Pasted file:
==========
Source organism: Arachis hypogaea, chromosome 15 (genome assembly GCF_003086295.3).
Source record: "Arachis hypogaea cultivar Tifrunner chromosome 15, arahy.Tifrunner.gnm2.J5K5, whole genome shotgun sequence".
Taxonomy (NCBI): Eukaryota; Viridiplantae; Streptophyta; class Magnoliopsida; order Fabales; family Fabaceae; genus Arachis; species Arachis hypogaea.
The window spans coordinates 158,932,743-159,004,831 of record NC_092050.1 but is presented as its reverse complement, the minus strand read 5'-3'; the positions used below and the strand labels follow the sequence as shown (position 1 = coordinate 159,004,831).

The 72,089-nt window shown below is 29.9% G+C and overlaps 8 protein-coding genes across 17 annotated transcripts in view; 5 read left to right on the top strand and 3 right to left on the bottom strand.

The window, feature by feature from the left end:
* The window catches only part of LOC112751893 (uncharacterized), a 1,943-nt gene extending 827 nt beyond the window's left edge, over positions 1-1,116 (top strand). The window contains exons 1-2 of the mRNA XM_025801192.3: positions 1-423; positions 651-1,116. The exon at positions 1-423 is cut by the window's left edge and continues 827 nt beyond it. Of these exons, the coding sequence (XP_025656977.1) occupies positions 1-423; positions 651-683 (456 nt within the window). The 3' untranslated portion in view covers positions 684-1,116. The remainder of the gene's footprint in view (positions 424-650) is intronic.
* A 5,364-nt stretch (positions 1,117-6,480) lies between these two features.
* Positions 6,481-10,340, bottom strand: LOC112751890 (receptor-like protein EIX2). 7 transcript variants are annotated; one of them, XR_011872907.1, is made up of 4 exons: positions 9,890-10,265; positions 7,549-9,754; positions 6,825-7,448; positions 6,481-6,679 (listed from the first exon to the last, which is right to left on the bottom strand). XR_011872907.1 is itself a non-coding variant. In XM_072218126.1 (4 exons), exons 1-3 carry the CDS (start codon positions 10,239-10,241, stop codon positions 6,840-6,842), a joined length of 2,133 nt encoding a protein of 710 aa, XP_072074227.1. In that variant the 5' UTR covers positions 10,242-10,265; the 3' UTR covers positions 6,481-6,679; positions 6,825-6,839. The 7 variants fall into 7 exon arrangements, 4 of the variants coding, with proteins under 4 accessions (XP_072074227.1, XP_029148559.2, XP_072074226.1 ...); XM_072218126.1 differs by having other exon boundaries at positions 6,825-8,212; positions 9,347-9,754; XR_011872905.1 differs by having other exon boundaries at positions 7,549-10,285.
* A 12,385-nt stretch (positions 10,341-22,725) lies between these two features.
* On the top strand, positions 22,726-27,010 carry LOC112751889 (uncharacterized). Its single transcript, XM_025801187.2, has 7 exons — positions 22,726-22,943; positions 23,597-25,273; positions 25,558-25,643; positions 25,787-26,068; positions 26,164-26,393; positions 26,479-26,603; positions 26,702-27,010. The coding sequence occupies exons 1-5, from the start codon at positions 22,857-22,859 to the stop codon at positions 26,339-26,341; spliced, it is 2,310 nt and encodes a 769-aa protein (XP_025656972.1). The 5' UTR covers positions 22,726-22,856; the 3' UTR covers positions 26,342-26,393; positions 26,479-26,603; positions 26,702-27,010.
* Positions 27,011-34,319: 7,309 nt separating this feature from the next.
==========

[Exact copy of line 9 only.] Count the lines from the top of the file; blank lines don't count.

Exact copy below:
* Positions 6,481-10,340, bottom strand: LOC112751890 (receptor-like protein EIX2). 7 transcript variants are annotated; one of them, XR_011872907.1, is made up of 4 exons: positions 9,890-10,265; positions 7,549-9,754; positions 6,825-7,448; positions 6,481-6,679 (listed from the first exon to the last, which is right to left on the bottom strand). XR_011872907.1 is itself a non-coding variant. In XM_072218126.1 (4 exons), exons 1-3 carry the CDS (start codon positions 10,239-10,241, stop codon positions 6,840-6,842), a joined length of 2,133 nt encoding a protein of 710 aa, XP_072074227.1. In that variant the 5' UTR covers positions 10,242-10,265; the 3' UTR covers positions 6,481-6,679; positions 6,825-6,839. The 7 variants fall into 7 exon arrangements, 4 of the variants coding, with proteins under 4 accessions (XP_072074227.1, XP_029148559.2, XP_072074226.1 ...); XM_072218126.1 differs by having other exon boundaries at positions 6,825-8,212; positions 9,347-9,754; XR_011872905.1 differs by having other exon boundaries at positions 7,549-10,285.